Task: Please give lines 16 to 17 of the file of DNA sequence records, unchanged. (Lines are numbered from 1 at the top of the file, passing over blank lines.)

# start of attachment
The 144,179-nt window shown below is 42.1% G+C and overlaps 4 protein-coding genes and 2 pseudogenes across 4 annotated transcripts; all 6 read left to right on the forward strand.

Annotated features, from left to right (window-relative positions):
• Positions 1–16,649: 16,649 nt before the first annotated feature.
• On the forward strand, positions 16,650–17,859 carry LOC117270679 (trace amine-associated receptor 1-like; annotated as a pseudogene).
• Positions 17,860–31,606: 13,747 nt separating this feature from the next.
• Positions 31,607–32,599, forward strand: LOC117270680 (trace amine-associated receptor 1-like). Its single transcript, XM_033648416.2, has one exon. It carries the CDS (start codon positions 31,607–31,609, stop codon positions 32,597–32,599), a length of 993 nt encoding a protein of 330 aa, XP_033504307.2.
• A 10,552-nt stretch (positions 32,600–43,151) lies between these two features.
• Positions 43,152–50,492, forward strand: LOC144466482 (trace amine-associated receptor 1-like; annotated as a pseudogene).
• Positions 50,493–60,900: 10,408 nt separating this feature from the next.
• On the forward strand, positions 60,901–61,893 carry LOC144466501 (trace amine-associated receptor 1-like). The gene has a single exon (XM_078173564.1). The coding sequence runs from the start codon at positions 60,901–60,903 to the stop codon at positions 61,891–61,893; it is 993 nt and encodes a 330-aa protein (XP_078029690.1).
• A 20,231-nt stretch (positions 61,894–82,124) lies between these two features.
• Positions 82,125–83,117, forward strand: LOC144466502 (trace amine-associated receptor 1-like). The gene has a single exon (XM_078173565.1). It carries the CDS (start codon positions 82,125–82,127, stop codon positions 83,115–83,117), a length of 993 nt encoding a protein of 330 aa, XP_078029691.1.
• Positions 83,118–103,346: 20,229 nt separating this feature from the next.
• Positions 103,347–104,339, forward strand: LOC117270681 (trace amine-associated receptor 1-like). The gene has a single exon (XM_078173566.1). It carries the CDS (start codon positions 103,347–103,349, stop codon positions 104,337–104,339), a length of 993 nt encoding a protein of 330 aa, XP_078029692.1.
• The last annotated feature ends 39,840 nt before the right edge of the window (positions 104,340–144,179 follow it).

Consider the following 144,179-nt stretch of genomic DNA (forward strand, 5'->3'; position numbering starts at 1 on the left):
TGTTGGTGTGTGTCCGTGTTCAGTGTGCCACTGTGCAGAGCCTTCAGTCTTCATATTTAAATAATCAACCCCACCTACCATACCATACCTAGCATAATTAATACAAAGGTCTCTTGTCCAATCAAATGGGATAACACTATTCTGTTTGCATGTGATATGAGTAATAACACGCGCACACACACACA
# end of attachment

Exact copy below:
Consider the following 144,179-nt stretch of genomic DNA (forward strand, 5'->3'; position numbering starts at 1 on the left):
TGTTGGTGTGTGTCCGTGTTCAGTGTGCCACTGTGCAGAGCCTTCAGTCTTCATATTTAAATAATCAACCCCACCTACCATACCATACCTAGCATAATTAATACAAAGGTCTCTTGTCCAATCAAATGGGATAACACTATTCTGTTTGCATGTGATATGAGTAATAACACGCGCACACACACACA